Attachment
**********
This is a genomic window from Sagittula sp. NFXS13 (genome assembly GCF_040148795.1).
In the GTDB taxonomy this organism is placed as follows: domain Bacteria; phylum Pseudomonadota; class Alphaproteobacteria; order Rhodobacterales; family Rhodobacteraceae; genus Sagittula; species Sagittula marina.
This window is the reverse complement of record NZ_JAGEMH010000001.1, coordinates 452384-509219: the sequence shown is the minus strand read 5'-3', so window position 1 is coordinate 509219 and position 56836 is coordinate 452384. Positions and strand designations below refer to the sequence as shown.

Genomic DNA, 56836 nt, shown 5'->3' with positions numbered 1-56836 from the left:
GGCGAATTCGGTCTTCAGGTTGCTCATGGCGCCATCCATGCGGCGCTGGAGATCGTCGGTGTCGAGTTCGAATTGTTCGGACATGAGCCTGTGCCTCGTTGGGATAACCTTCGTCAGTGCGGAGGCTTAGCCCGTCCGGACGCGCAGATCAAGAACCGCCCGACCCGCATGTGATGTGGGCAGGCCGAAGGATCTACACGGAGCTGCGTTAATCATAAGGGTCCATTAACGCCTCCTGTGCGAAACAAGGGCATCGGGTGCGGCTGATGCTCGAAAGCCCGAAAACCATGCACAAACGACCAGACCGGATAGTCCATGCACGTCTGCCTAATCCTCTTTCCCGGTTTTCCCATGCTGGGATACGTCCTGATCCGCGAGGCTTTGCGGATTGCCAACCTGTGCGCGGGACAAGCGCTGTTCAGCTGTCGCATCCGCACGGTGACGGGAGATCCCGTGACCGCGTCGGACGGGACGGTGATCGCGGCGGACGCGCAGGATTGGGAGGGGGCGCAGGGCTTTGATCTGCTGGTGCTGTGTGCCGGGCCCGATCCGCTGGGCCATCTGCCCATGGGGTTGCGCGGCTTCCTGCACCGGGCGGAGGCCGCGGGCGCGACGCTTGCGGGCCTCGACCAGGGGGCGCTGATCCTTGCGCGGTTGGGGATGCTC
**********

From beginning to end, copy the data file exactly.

This is a genomic window from Sagittula sp. NFXS13 (genome assembly GCF_040148795.1).
In the GTDB taxonomy this organism is placed as follows: domain Bacteria; phylum Pseudomonadota; class Alphaproteobacteria; order Rhodobacterales; family Rhodobacteraceae; genus Sagittula; species Sagittula marina.
This window is the reverse complement of record NZ_JAGEMH010000001.1, coordinates 452384-509219: the sequence shown is the minus strand read 5'-3', so window position 1 is coordinate 509219 and position 56836 is coordinate 452384. Positions and strand designations below refer to the sequence as shown.

Genomic DNA, 56836 nt, shown 5'->3' with positions numbered 1-56836 from the left:
GGCGAATTCGGTCTTCAGGTTGCTCATGGCGCCATCCATGCGGCGCTGGAGATCGTCGGTGTCGAGTTCGAATTGTTCGGACATGAGCCTGTGCCTCGTTGGGATAACCTTCGTCAGTGCGGAGGCTTAGCCCGTCCGGACGCGCAGATCAAGAACCGCCCGACCCGCATGTGATGTGGGCAGGCCGAAGGATCTACACGGAGCTGCGTTAATCATAAGGGTCCATTAACGCCTCCTGTGCGAAACAAGGGCATCGGGTGCGGCTGATGCTCGAAAGCCCGAAAACCATGCACAAACGACCAGACCGGATAGTCCATGCACGTCTGCCTAATCCTCTTTCCCGGTTTTCCCATGCTGGGATACGTCCTGATCCGCGAGGCTTTGCGGATTGCCAACCTGTGCGCGGGACAAGCGCTGTTCAGCTGTCGCATCCGCACGGTGACGGGAGATCCCGTGACCGCGTCGGACGGGACGGTGATCGCGGCGGACGCGCAGGATTGGGAGGGGGCGCAGGGCTTTGATCTGCTGGTGCTGTGTGCCGGGCCCGATCCGCTGGGCCATCTGCCCATGGGGTTGCGCGGCTTCCTGCACCGGGCGGAGGCCGCGGGCGCGACGCTTGCGGGCCTCGACCAGGGGGCGCTGATCCTTGCGCGGTTGGGGATGCTC